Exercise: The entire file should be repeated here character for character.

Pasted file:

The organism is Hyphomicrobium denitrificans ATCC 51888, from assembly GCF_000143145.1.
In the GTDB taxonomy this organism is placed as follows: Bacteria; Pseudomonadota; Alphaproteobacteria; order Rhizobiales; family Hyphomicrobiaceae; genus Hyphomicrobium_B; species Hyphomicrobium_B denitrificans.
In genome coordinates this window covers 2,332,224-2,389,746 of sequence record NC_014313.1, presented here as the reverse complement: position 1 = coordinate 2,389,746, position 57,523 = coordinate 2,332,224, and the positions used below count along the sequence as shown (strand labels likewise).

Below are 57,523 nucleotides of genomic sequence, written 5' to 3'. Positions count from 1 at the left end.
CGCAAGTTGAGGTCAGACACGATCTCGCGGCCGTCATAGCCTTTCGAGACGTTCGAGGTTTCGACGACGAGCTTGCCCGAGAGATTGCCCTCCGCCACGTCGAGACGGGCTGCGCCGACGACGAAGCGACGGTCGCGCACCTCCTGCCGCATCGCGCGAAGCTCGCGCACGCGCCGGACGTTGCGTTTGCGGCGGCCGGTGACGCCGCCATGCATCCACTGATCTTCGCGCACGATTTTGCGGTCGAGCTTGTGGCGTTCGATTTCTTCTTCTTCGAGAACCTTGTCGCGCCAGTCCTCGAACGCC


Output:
The organism is Hyphomicrobium denitrificans ATCC 51888, from assembly GCF_000143145.1.
In the GTDB taxonomy this organism is placed as follows: Bacteria; Pseudomonadota; Alphaproteobacteria; order Rhizobiales; family Hyphomicrobiaceae; genus Hyphomicrobium_B; species Hyphomicrobium_B denitrificans.
In genome coordinates this window covers 2,332,224-2,389,746 of sequence record NC_014313.1, presented here as the reverse complement: position 1 = coordinate 2,389,746, position 57,523 = coordinate 2,332,224, and the positions used below count along the sequence as shown (strand labels likewise).

Below are 57,523 nucleotides of genomic sequence, written 5' to 3'. Positions count from 1 at the left end.
CGCAAGTTGAGGTCAGACACGATCTCGCGGCCGTCATAGCCTTTCGAGACGTTCGAGGTTTCGACGACGAGCTTGCCCGAGAGATTGCCCTCCGCCACGTCGAGACGGGCTGCGCCGACGACGAAGCGACGGTCGCGCACCTCCTGCCGCATCGCGCGAAGCTCGCGCACGCGCCGGACGTTGCGTTTGCGGCGGCCGGTGACGCCGCCATGCATCCACTGATCTTCGCGCACGATTTTGCGGTCGAGCTTGTGGCGTTCGATTTCTTCTTCTTCGAGAACCTTGTCGCGCCAGTCCTCGAACGCC